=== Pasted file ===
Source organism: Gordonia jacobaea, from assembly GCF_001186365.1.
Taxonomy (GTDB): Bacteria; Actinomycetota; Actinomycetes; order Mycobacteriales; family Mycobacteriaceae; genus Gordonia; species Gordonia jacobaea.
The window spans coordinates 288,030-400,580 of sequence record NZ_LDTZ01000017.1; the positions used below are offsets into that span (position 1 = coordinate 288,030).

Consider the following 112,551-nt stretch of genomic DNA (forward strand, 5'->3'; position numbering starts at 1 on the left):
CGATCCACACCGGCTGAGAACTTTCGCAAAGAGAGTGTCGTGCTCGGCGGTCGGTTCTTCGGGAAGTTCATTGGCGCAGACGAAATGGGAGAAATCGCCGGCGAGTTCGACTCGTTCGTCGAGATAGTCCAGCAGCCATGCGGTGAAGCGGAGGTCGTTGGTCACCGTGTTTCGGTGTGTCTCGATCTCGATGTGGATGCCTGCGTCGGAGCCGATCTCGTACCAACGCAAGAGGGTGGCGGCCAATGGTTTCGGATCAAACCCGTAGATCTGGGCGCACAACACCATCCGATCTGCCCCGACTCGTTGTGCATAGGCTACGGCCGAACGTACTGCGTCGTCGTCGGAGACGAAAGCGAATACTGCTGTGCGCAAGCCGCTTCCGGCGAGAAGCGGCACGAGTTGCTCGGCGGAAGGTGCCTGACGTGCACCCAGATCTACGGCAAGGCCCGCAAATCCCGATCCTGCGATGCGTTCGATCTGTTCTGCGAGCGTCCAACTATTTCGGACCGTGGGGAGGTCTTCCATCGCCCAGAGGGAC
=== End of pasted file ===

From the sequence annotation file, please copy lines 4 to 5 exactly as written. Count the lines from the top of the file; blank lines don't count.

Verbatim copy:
Consider the following 112,551-nt stretch of genomic DNA (forward strand, 5'->3'; position numbering starts at 1 on the left):
CGATCCACACCGGCTGAGAACTTTCGCAAAGAGAGTGTCGTGCTCGGCGGTCGGTTCTTCGGGAAGTTCATTGGCGCAGACGAAATGGGAGAAATCGCCGGCGAGTTCGACTCGTTCGTCGAGATAGTCCAGCAGCCATGCGGTGAAGCGGAGGTCGTTGGTCACCGTGTTTCGGTGTGTCTCGATCTCGATGTGGATGCCTGCGTCGGAGCCGATCTCGTACCAACGCAAGAGGGTGGCGGCCAATGGTTTCGGATCAAACCCGTAGATCTGGGCGCACAACACCATCCGATCTGCCCCGACTCGTTGTGCATAGGCTACGGCCGAACGTACTGCGTCGTCGTCGGAGACGAAAGCGAATACTGCTGTGCGCAAGCCGCTTCCGGCGAGAAGCGGCACGAGTTGCTCGGCGGAAGGTGCCTGACGTGCACCCAGATCTACGGCAAGGCCCGCAAATCCCGATCCTGCGATGCGTTCGATCTGTTCTGCGAGCGTCCAACTATTTCGGACCGTGGGGAGGTCTTCCATCGCCCAGAGGGAC